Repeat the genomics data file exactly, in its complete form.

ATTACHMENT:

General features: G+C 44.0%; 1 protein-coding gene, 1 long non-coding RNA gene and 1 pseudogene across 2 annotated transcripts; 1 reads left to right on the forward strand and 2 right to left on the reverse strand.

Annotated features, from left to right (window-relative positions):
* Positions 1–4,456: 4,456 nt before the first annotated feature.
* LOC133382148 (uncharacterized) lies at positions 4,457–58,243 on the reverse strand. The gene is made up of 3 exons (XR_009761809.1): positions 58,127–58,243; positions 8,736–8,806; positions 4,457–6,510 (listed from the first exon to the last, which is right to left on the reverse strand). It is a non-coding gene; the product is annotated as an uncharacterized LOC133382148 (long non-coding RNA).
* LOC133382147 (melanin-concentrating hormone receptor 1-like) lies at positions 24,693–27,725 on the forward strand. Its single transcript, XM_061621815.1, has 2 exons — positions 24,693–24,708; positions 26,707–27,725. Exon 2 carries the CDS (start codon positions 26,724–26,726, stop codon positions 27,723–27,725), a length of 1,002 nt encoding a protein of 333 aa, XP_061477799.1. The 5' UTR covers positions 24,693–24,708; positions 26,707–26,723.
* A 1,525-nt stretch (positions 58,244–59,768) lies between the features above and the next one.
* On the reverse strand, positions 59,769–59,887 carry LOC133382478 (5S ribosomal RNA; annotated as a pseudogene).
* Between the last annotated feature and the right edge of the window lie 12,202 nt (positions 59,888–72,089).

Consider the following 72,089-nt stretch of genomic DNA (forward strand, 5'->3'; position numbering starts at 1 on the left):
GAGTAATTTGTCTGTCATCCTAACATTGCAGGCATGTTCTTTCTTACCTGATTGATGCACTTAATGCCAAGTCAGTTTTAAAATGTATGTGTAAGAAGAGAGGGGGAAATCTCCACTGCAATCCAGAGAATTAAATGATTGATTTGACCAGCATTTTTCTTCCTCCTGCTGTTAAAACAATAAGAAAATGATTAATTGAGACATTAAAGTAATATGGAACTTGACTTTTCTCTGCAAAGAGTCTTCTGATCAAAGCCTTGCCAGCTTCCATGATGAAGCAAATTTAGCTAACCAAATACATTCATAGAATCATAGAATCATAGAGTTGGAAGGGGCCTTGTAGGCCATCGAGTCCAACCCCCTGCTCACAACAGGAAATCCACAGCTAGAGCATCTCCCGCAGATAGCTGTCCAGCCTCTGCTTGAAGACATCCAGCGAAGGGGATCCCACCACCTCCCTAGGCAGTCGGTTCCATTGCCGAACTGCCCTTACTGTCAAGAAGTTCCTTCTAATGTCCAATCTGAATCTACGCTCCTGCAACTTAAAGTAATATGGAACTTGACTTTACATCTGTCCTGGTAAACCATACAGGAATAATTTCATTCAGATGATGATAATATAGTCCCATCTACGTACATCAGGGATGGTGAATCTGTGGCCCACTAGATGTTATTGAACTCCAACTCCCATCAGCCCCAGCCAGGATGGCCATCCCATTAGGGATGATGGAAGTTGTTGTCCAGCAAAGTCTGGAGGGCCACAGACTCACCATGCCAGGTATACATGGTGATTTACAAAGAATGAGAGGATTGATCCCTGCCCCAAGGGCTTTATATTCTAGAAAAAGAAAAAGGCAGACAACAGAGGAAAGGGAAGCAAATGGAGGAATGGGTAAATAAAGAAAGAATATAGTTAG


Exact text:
General features: G+C 44.0%; 1 protein-coding gene, 1 long non-coding RNA gene and 1 pseudogene across 2 annotated transcripts; 1 reads left to right on the forward strand and 2 right to left on the reverse strand.

Annotated features, from left to right (window-relative positions):
* Positions 1–4,456: 4,456 nt before the first annotated feature.
* LOC133382148 (uncharacterized) lies at positions 4,457–58,243 on the reverse strand. The gene is made up of 3 exons (XR_009761809.1): positions 58,127–58,243; positions 8,736–8,806; positions 4,457–6,510 (listed from the first exon to the last, which is right to left on the reverse strand). It is a non-coding gene; the product is annotated as an uncharacterized LOC133382148 (long non-coding RNA).
* LOC133382147 (melanin-concentrating hormone receptor 1-like) lies at positions 24,693–27,725 on the forward strand. Its single transcript, XM_061621815.1, has 2 exons — positions 24,693–24,708; positions 26,707–27,725. Exon 2 carries the CDS (start codon positions 26,724–26,726, stop codon positions 27,723–27,725), a length of 1,002 nt encoding a protein of 333 aa, XP_061477799.1. The 5' UTR covers positions 24,693–24,708; positions 26,707–26,723.
* A 1,525-nt stretch (positions 58,244–59,768) lies between the features above and the next one.
* On the reverse strand, positions 59,769–59,887 carry LOC133382478 (5S ribosomal RNA; annotated as a pseudogene).
* Between the last annotated feature and the right edge of the window lie 12,202 nt (positions 59,888–72,089).

Consider the following 72,089-nt stretch of genomic DNA (forward strand, 5'->3'; position numbering starts at 1 on the left):
GAGTAATTTGTCTGTCATCCTAACATTGCAGGCATGTTCTTTCTTACCTGATTGATGCACTTAATGCCAAGTCAGTTTTAAAATGTATGTGTAAGAAGAGAGGGGGAAATCTCCACTGCAATCCAGAGAATTAAATGATTGATTTGACCAGCATTTTTCTTCCTCCTGCTGTTAAAACAATAAGAAAATGATTAATTGAGACATTAAAGTAATATGGAACTTGACTTTTCTCTGCAAAGAGTCTTCTGATCAAAGCCTTGCCAGCTTCCATGATGAAGCAAATTTAGCTAACCAAATACATTCATAGAATCATAGAATCATAGAGTTGGAAGGGGCCTTGTAGGCCATCGAGTCCAACCCCCTGCTCACAACAGGAAATCCACAGCTAGAGCATCTCCCGCAGATAGCTGTCCAGCCTCTGCTTGAAGACATCCAGCGAAGGGGATCCCACCACCTCCCTAGGCAGTCGGTTCCATTGCCGAACTGCCCTTACTGTCAAGAAGTTCCTTCTAATGTCCAATCTGAATCTACGCTCCTGCAACTTAAAGTAATATGGAACTTGACTTTACATCTGTCCTGGTAAACCATACAGGAATAATTTCATTCAGATGATGATAATATAGTCCCATCTACGTACATCAGGGATGGTGAATCTGTGGCCCACTAGATGTTATTGAACTCCAACTCCCATCAGCCCCAGCCAGGATGGCCATCCCATTAGGGATGATGGAAGTTGTTGTCCAGCAAAGTCTGGAGGGCCACAGACTCACCATGCCAGGTATACATGGTGATTTACAAAGAATGAGAGGATTGATCCCTGCCCCAAGGGCTTTATATTCTAGAAAAAGAAAAAGGCAGACAACAGAGGAAAGGGAAGCAAATGGAGGAATGGGTAAATAAAGAAAGAATATAGTTAG